Monday, August 29, 2005

Spellbinders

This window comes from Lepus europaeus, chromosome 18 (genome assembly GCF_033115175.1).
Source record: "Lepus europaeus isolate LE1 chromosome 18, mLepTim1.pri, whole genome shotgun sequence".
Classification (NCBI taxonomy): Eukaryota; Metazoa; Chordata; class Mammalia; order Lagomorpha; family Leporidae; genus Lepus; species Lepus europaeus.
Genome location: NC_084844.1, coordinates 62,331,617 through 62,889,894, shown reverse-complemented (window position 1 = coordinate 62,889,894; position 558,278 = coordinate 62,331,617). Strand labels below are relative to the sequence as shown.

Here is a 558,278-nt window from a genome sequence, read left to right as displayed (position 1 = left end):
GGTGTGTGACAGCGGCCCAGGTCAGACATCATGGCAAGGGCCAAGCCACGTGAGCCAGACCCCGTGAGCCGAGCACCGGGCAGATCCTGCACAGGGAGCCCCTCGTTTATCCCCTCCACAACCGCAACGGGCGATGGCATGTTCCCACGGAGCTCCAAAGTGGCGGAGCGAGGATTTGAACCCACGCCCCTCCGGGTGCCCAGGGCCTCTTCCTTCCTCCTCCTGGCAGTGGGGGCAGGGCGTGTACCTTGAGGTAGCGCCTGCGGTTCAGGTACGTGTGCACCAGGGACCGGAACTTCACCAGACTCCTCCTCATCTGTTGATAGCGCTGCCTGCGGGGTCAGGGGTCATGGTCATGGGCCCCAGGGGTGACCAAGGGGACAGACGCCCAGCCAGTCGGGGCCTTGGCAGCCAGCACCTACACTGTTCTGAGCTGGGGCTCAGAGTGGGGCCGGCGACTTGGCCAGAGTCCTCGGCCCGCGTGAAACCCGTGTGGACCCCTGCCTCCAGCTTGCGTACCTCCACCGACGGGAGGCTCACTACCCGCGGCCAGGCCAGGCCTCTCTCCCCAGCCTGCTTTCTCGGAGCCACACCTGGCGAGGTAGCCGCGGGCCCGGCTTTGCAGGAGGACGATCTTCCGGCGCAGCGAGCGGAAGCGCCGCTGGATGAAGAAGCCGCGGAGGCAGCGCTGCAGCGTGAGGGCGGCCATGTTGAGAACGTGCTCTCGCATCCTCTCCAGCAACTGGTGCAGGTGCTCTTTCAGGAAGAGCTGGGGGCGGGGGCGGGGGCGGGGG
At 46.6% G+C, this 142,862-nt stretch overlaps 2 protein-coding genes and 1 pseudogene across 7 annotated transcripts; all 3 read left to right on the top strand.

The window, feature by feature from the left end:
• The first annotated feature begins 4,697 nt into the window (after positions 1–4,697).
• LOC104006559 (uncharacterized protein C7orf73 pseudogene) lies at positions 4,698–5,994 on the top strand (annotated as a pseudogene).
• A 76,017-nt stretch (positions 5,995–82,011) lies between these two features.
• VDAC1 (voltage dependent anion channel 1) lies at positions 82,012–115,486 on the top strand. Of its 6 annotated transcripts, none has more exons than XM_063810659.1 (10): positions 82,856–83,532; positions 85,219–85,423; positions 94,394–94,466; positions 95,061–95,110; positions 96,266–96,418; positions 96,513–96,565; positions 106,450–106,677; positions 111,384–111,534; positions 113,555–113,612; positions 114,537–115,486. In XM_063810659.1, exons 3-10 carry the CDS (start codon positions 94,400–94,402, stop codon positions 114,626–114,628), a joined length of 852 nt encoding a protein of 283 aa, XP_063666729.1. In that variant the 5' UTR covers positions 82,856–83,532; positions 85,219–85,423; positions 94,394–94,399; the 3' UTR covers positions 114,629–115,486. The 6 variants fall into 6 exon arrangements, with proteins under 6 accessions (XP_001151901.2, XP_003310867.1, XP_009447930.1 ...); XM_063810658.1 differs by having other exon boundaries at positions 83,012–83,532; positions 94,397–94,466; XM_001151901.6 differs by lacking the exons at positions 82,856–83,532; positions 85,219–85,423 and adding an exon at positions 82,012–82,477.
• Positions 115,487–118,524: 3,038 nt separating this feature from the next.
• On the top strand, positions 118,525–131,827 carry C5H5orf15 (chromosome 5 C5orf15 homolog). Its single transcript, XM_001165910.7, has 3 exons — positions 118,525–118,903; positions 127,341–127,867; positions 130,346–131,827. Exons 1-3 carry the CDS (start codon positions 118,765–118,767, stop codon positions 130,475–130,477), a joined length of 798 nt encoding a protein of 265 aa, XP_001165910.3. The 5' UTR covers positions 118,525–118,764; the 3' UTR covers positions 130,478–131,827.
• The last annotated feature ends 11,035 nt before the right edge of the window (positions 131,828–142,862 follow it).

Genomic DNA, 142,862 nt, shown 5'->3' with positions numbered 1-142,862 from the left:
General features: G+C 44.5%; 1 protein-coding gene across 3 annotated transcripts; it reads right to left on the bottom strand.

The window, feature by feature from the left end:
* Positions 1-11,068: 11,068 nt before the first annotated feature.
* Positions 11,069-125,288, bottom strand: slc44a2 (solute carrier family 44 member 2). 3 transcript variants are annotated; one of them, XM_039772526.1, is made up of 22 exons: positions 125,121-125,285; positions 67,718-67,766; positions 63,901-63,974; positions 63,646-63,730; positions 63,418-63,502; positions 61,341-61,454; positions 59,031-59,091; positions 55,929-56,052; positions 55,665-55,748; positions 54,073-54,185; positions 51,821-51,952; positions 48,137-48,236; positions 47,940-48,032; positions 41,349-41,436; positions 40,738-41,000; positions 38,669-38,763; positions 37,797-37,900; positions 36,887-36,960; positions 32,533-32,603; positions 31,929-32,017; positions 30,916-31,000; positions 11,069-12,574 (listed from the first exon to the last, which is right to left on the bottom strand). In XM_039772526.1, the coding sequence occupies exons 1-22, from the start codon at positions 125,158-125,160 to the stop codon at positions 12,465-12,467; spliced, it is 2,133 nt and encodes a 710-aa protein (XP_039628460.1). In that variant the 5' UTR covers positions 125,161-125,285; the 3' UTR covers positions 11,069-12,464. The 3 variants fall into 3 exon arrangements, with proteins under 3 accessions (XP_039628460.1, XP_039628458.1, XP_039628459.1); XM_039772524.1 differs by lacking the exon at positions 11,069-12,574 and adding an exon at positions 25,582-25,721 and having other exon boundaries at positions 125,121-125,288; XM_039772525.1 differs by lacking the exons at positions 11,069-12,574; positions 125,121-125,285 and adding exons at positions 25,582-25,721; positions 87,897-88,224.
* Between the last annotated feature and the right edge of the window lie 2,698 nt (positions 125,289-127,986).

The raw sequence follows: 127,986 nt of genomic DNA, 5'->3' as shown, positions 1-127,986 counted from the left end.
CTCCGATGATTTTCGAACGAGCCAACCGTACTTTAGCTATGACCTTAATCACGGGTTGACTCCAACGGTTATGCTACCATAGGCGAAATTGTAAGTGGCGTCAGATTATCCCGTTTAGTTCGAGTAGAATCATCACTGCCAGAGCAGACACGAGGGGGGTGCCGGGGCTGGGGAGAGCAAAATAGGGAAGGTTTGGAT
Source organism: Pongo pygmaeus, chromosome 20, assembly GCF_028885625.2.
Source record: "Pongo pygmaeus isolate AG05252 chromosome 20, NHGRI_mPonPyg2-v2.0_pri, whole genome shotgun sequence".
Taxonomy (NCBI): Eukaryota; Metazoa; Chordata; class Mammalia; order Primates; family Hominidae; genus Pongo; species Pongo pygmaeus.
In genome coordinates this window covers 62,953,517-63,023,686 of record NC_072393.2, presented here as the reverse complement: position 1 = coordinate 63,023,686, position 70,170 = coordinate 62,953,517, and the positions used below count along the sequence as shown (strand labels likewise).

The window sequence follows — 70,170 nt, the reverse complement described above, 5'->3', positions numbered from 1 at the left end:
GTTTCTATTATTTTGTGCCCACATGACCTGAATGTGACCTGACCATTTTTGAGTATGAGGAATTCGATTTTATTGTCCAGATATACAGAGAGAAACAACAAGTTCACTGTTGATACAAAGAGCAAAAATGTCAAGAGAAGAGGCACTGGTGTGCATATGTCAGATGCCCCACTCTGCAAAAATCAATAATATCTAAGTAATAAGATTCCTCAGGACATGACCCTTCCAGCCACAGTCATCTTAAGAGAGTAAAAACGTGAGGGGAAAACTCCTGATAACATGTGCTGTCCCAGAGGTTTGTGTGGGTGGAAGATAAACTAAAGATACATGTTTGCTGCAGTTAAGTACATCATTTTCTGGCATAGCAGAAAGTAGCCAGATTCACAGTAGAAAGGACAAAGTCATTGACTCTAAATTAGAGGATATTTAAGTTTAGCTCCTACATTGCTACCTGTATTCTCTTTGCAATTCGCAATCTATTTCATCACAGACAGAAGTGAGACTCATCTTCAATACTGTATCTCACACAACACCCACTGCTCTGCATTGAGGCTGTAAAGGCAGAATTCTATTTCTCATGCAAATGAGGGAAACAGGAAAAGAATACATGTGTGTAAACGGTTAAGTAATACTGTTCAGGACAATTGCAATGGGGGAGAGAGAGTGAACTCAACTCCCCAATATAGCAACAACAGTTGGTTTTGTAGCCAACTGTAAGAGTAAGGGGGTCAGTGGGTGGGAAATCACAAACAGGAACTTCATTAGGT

Spellbinders is a Marvel mini-series that just concluded this past week. It's written by Mike Carey of Lucifer fame, and drawn by Mike Perkins. This six-issue story, which is titled "Signs and Wonders" introduces us to the true witches that reside in Salem, Massachusettes. The story opens in a library where a pair of teenagers are working a spell, using ancient looking books and talking as if it were the most natural thing to do in the world. And for them, it is. It's part of the life of witches in this ancient town, where there are true-blood witches, wanna-bes and blanks, or non-witches. The cliques of the town are well-established, as can easily be seen by the rivalry and indeed, hostility between the groups at the local high school. But I'm getting ahead of myself, back to the library: one of the boys recites from a book of spells, mockingly, then cries out in terror that something is there. Suddenly, the boy's clothes are on the floor, thousands of lizards spilling out where flesh once resided. Great opening scene, right? Well, the story just takes off from there. It's full of wonderful scenes like the one I just described, as we follow a new girl to the area, Kate, who learns the ways of the town right along with us. There's something off about Kate, we soon understand, as one of the witch boys claims that she is a special witch, unbeknownst to her. The other witches of the school find it ridiculous that this awkward girl could harbor any power, but we are soon witness to events unfold that prove his claims true, the first of which is an actual attack on Kate on her first day of classes. An elemental being does its best to suffocate Kate, and witches from the immediate area are forced to help this girl who seems unable to help herself. It soon becomes apparent that something is instigating attacks against her, as these things just keep occurring. As the story unfolds, the story keeps getting grander and grander, as if spiraling toward something huge, which inevitably occurs in the concluding chapter. Each issue ends on a great note, holding fast the readers' interest, should they need more convincing to read further. Mike Carey really did some great work with this series, throwing in some really fun, inventive elements. I'm really sorry that it's not getting the attention that it deserves. Mike Perkins delivers some stellar scenes with his pencils. There were several pages where I just stopped to admire the art, particularly at the beginning of issue five, where some of the witches find themselves in a real pickle. One of my gripes with the series is that a few secondary characters aren't flushed out much, but the main characters have enough of a presence to atone for this flaw. Spellbinders is going to, thankfully, be collected in digest format in October, in time for Halloween. I admit I'm a fan of this weird girl witch genre and have clung desperately to titles like Marvel's trainwreck, Witches and Vertigo's The Witching, hoping to find the type of story I've been waiting for. This is one series that actually came through and surpassed my expectations after a string of disappointments. I hope the digest sells well enough to warrant more Spellbinders adventures in the furure, but for now, I'll have to be content with the knowledge that there's one really great story out there.

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